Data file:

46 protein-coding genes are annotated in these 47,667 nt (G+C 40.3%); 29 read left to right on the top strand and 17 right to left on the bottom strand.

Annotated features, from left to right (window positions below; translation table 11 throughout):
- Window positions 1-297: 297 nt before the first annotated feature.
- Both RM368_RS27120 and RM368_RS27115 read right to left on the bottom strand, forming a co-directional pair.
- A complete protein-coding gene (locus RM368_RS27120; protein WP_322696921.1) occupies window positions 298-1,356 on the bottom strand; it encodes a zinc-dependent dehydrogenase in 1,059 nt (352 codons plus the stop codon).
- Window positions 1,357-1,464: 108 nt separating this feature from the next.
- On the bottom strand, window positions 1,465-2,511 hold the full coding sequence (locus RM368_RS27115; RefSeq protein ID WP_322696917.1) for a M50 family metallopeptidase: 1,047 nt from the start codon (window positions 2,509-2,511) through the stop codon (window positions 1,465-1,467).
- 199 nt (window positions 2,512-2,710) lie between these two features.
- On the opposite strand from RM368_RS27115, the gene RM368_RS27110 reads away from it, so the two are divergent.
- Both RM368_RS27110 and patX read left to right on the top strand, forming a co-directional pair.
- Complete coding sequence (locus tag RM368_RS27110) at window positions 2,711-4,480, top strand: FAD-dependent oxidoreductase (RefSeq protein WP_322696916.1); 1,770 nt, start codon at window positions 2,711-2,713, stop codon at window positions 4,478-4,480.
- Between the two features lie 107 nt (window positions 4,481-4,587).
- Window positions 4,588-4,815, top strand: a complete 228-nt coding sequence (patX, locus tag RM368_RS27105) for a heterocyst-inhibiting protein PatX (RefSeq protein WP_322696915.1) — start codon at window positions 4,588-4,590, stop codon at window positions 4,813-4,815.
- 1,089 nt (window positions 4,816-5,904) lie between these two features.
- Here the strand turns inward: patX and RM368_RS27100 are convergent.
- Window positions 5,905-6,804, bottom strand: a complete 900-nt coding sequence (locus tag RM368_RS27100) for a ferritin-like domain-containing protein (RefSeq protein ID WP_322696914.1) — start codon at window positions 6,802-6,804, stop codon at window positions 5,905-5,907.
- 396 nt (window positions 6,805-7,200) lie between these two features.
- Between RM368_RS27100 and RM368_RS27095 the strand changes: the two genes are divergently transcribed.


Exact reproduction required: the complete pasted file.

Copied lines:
46 protein-coding genes are annotated in these 47,667 nt (G+C 40.3%); 29 read left to right on the top strand and 17 right to left on the bottom strand.

Annotated features, from left to right (window positions below; translation table 11 throughout):
- Window positions 1-297: 297 nt before the first annotated feature.
- Both RM368_RS27120 and RM368_RS27115 read right to left on the bottom strand, forming a co-directional pair.
- A complete protein-coding gene (locus RM368_RS27120; protein WP_322696921.1) occupies window positions 298-1,356 on the bottom strand; it encodes a zinc-dependent dehydrogenase in 1,059 nt (352 codons plus the stop codon).
- Window positions 1,357-1,464: 108 nt separating this feature from the next.
- On the bottom strand, window positions 1,465-2,511 hold the full coding sequence (locus RM368_RS27115; RefSeq protein ID WP_322696917.1) for a M50 family metallopeptidase: 1,047 nt from the start codon (window positions 2,509-2,511) through the stop codon (window positions 1,465-1,467).
- 199 nt (window positions 2,512-2,710) lie between these two features.
- On the opposite strand from RM368_RS27115, the gene RM368_RS27110 reads away from it, so the two are divergent.
- Both RM368_RS27110 and patX read left to right on the top strand, forming a co-directional pair.
- Complete coding sequence (locus tag RM368_RS27110) at window positions 2,711-4,480, top strand: FAD-dependent oxidoreductase (RefSeq protein WP_322696916.1); 1,770 nt, start codon at window positions 2,711-2,713, stop codon at window positions 4,478-4,480.
- Between the two features lie 107 nt (window positions 4,481-4,587).
- Window positions 4,588-4,815, top strand: a complete 228-nt coding sequence (patX, locus tag RM368_RS27105) for a heterocyst-inhibiting protein PatX (RefSeq protein WP_322696915.1) — start codon at window positions 4,588-4,590, stop codon at window positions 4,813-4,815.
- 1,089 nt (window positions 4,816-5,904) lie between these two features.
- Here the strand turns inward: patX and RM368_RS27100 are convergent.
- Window positions 5,905-6,804, bottom strand: a complete 900-nt coding sequence (locus tag RM368_RS27100) for a ferritin-like domain-containing protein (RefSeq protein ID WP_322696914.1) — start codon at window positions 6,802-6,804, stop codon at window positions 5,905-5,907.
- 396 nt (window positions 6,805-7,200) lie between these two features.
- Between RM368_RS27100 and RM368_RS27095 the strand changes: the two genes are divergently transcribed.